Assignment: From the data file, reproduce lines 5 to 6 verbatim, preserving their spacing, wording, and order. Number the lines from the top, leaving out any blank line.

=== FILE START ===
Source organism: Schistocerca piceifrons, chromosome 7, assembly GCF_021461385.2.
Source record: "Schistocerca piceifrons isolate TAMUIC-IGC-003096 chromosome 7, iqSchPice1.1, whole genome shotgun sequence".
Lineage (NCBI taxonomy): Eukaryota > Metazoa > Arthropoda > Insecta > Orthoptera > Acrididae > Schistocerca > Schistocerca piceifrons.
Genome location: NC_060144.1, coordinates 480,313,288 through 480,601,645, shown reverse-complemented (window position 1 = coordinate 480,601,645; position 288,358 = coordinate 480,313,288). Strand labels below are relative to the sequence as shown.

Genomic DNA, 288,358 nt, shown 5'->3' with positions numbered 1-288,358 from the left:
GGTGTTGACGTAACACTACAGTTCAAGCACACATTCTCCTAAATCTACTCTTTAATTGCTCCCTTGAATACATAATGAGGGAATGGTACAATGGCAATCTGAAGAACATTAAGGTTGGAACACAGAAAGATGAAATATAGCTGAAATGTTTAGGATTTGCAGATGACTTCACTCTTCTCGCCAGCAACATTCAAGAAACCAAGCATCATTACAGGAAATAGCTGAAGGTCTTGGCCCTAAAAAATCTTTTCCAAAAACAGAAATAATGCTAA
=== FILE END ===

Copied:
Genomic DNA, 288,358 nt, shown 5'->3' with positions numbered 1-288,358 from the left:
GGTGTTGACGTAACACTACAGTTCAAGCACACATTCTCCTAAATCTACTCTTTAATTGCTCCCTTGAATACATAATGAGGGAATGGTACAATGGCAATCTGAAGAACATTAAGGTTGGAACACAGAAAGATGAAATATAGCTGAAATGTTTAGGATTTGCAGATGACTTCACTCTTCTCGCCAGCAACATTCAAGAAACCAAGCATCATTACAGGAAATAGCTGAAGGTCTTGGCCCTAAAAAATCTTTTCCAAAAACAGAAATAATGCTAA